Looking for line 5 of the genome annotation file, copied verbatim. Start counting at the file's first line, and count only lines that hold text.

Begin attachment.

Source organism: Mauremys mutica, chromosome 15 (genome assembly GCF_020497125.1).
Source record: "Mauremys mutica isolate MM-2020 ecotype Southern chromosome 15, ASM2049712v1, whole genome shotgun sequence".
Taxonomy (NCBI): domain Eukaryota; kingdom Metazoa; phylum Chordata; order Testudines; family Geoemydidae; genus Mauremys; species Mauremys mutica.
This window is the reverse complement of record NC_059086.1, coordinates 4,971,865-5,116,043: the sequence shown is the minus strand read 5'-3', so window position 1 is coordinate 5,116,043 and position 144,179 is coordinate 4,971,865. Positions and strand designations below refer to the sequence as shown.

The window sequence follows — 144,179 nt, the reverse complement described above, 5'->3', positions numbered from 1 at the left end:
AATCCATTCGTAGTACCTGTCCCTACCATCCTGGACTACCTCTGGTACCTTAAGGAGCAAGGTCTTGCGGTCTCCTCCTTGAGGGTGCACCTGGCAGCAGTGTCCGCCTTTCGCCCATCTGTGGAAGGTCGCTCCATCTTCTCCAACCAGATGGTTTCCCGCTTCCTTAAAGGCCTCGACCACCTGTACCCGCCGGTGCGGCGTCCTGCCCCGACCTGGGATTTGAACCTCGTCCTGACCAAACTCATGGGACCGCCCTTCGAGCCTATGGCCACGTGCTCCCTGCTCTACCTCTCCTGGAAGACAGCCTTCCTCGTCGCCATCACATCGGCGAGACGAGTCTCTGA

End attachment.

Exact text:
The window sequence follows — 144,179 nt, the reverse complement described above, 5'->3', positions numbered from 1 at the left end: